The long, wide kind varies greatly in quality. Price can usually pick those out easily. They have an easier time getting close, but there are issues using them if your hairs point in erratic directions. I have found that a mid-range priced one works well, is smaller than the 3-blades, and the battery lasts longer too. Food for thought is that if the blade gets dull, it costs more to replace.

So, what do I use? Currently, I have a 3-blade with no extras. If a blade gets dull, you can replace just that disk. Make sure to shake them out after every use, though, or they will wear faster from clogging up. This works well if I'm not in a rush, and if I am I simply break out the old non-electric.
posted by mystyk at 12:33 PM on December 12, 2005

On preview: I see a lot of people saying that the wide ones don't get as close. This is only a problem at the lower end of the spectrum. Screens can be made thinner on the wide ones, and the motion allows for the blades to be positioned closer to the screen. This only happens, though, if you're willing to cough up for the better models.
posted by mystyk at 12:36 PM on December 12, 2005

I agree with Brandon in that it depends on how your hair grows and how sensitive your skin is...

I have used a couple Brauns and a Norelco. I personally liked the Brauns better.... One thing to be aware of, is that when I switched from one style to the other, it would take a month or so before my face adapted and the razor become efficient and did a decent job of cutting...

However, I wouldn't take my word on it... I have had a beard for the last 2 years....
posted by kashmir772 at 12:39 PM on December 12, 2005

I like the Norelcos with individually pivoting rotors. Not the ones with lotion; I have one, and it's a feature I never use. A pop-up trimmer is a more useful feature. Nothing gets as close as blades, of course.
posted by Kirth Gerson at 12:49 PM on December 12, 2005

In college I had the "three circles" type and thought it was OK, later in life I bought the thin and wide type and like it a lot more. That might be more to do with my face though.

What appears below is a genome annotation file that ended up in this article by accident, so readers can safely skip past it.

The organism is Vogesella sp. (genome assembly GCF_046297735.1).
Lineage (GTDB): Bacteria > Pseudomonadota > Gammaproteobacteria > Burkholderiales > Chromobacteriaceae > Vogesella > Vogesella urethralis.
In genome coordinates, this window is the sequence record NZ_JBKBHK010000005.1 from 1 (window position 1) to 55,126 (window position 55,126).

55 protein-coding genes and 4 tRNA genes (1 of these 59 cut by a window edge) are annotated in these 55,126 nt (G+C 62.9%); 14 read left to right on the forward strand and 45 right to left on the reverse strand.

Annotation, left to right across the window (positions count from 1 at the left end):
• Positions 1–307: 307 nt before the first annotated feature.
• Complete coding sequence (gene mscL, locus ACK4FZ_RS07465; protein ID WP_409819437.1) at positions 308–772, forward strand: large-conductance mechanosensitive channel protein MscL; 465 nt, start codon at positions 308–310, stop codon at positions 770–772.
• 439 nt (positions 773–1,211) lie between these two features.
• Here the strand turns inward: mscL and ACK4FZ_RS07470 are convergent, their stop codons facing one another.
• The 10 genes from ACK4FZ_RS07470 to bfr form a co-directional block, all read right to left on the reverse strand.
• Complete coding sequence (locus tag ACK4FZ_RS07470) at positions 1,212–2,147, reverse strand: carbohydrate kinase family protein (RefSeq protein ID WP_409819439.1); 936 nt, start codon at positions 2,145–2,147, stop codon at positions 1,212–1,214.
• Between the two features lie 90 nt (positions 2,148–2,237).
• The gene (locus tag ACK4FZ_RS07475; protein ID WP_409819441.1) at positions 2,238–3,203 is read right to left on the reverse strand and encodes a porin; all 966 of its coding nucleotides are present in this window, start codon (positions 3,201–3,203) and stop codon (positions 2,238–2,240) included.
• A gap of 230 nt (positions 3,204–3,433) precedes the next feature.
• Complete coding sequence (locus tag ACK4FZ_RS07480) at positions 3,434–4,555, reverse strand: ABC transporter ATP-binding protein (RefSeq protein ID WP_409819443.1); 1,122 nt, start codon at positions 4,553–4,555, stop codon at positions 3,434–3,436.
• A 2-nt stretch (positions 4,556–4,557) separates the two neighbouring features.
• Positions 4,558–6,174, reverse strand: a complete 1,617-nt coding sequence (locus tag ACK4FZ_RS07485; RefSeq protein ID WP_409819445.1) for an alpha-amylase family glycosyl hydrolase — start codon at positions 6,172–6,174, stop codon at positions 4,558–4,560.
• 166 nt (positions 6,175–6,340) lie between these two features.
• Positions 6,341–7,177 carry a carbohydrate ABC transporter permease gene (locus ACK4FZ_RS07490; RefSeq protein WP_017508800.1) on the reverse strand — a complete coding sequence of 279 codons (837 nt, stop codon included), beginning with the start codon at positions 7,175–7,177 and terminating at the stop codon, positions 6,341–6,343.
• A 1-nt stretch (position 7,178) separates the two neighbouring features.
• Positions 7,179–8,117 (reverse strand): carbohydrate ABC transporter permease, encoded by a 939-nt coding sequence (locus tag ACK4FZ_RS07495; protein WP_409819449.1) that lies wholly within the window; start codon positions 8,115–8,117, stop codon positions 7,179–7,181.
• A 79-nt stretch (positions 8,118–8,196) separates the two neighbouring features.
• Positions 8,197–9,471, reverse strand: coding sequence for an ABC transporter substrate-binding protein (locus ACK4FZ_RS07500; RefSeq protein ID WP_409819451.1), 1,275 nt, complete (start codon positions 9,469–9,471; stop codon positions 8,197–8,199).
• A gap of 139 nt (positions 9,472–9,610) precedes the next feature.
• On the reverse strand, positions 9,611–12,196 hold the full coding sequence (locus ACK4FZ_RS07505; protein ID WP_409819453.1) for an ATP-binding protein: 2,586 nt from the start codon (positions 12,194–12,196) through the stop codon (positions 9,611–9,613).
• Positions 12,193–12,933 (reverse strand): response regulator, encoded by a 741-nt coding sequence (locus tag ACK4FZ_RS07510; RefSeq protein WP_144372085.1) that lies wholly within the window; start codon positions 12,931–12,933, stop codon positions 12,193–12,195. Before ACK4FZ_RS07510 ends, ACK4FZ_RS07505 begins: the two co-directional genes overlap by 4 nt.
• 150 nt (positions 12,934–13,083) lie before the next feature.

posted by pwb503 at 12:52 PM on December 12, 2005

My mom was just asking my husband about this very odd....
posted by TheLibrarian at 1:08 PM on December 12, 2005

I've used both the Norelco style (Phillips here in Canada) and the Braun style. I preferred the shave of other was less irritating on my neck and didn't heat up as much, although yes, the Norelco is a bit closer, but unless you suffer from extreme Five o'clock shadow I wouldn't worry about it. I also found the coil of blades inside the Braun's lasted longer. Another advantage of the Braun types is if you damage the foil on top (army life was hard on the eqpt) it is easily replaced and doesn't cost much, but I'm the only person I know who's managed to damage these (and twice!). The Norelco style is marginally easier to clean, while the Braun takes less space in a travel kit. Oh, and you can find mini battery operated type Brauns for camping (Remington makes 'em I think). Both types usually come with a sideburn trimmer, and it's a very useful feature.

Lotions, gels, self cleaning buckets, battery gauges and the rest of the crap that are available have never turned me on, and cost way too much.